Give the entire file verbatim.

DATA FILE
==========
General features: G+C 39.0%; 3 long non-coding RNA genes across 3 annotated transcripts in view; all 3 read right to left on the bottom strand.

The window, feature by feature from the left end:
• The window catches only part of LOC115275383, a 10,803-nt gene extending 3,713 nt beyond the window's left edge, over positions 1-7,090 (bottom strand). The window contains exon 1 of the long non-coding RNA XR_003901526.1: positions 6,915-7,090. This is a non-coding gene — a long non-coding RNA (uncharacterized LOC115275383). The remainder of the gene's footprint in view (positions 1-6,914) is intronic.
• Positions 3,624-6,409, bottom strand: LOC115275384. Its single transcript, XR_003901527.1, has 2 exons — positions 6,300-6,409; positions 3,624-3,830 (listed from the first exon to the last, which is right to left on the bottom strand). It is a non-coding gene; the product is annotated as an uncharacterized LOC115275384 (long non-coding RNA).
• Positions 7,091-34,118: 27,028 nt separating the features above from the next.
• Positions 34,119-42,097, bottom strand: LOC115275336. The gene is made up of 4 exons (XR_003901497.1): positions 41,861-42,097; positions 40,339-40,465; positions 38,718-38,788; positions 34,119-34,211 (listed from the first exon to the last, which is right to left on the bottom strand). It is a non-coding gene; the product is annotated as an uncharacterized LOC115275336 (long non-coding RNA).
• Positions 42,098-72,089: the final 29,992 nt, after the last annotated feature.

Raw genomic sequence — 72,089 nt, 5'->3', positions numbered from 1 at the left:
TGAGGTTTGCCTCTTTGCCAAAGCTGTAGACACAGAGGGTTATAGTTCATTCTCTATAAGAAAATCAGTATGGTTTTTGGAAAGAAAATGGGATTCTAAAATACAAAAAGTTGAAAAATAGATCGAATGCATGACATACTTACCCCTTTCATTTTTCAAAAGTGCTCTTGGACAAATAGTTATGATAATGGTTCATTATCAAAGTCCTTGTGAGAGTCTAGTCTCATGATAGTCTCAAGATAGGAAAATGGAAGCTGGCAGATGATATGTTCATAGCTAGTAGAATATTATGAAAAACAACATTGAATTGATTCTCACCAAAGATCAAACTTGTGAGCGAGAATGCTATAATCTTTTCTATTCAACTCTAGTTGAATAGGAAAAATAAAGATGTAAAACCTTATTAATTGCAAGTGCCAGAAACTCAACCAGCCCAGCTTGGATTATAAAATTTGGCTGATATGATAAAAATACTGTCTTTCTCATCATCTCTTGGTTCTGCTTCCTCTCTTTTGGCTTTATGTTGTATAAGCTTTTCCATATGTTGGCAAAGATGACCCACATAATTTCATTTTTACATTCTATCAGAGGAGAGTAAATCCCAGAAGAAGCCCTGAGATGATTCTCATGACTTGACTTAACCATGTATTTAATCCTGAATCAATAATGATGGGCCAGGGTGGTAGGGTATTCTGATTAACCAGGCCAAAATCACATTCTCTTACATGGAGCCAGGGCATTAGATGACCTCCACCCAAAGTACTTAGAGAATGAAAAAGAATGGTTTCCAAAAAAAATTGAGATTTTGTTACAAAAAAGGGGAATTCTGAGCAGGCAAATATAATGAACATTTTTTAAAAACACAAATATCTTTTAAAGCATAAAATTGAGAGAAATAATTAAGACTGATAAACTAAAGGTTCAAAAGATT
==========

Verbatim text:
General features: G+C 39.0%; 3 long non-coding RNA genes across 3 annotated transcripts in view; all 3 read right to left on the bottom strand.

The window, feature by feature from the left end:
• The window catches only part of LOC115275383, a 10,803-nt gene extending 3,713 nt beyond the window's left edge, over positions 1-7,090 (bottom strand). The window contains exon 1 of the long non-coding RNA XR_003901526.1: positions 6,915-7,090. This is a non-coding gene — a long non-coding RNA (uncharacterized LOC115275383). The remainder of the gene's footprint in view (positions 1-6,914) is intronic.
• Positions 3,624-6,409, bottom strand: LOC115275384. Its single transcript, XR_003901527.1, has 2 exons — positions 6,300-6,409; positions 3,624-3,830 (listed from the first exon to the last, which is right to left on the bottom strand). It is a non-coding gene; the product is annotated as an uncharacterized LOC115275384 (long non-coding RNA).
• Positions 7,091-34,118: 27,028 nt separating the features above from the next.
• Positions 34,119-42,097, bottom strand: LOC115275336. The gene is made up of 4 exons (XR_003901497.1): positions 41,861-42,097; positions 40,339-40,465; positions 38,718-38,788; positions 34,119-34,211 (listed from the first exon to the last, which is right to left on the bottom strand). It is a non-coding gene; the product is annotated as an uncharacterized LOC115275336 (long non-coding RNA).
• Positions 42,098-72,089: the final 29,992 nt, after the last annotated feature.

Raw genomic sequence — 72,089 nt, 5'->3', positions numbered from 1 at the left:
TGAGGTTTGCCTCTTTGCCAAAGCTGTAGACACAGAGGGTTATAGTTCATTCTCTATAAGAAAATCAGTATGGTTTTTGGAAAGAAAATGGGATTCTAAAATACAAAAAGTTGAAAAATAGATCGAATGCATGACATACTTACCCCTTTCATTTTTCAAAAGTGCTCTTGGACAAATAGTTATGATAATGGTTCATTATCAAAGTCCTTGTGAGAGTCTAGTCTCATGATAGTCTCAAGATAGGAAAATGGAAGCTGGCAGATGATATGTTCATAGCTAGTAGAATATTATGAAAAACAACATTGAATTGATTCTCACCAAAGATCAAACTTGTGAGCGAGAATGCTATAATCTTTTCTATTCAACTCTAGTTGAATAGGAAAAATAAAGATGTAAAACCTTATTAATTGCAAGTGCCAGAAACTCAACCAGCCCAGCTTGGATTATAAAATTTGGCTGATATGATAAAAATACTGTCTTTCTCATCATCTCTTGGTTCTGCTTCCTCTCTTTTGGCTTTATGTTGTATAAGCTTTTCCATATGTTGGCAAAGATGACCCACATAATTTCATTTTTACATTCTATCAGAGGAGAGTAAATCCCAGAAGAAGCCCTGAGATGATTCTCATGACTTGACTTAACCATGTATTTAATCCTGAATCAATAATGATGGGCCAGGGTGGTAGGGTATTCTGATTAACCAGGCCAAAATCACATTCTCTTACATGGAGCCAGGGCATTAGATGACCTCCACCCAAAGTACTTAGAGAATGAAAAAGAATGGTTTCCAAAAAAAATTGAGATTTTGTTACAAAAAAGGGGAATTCTGAGCAGGCAAATATAATGAACATTTTTTAAAAACACAAATATCTTTTAAAGCATAAAATTGAGAGAAATAATTAAGACTGATAAACTAAAGGTTCAAAAGATT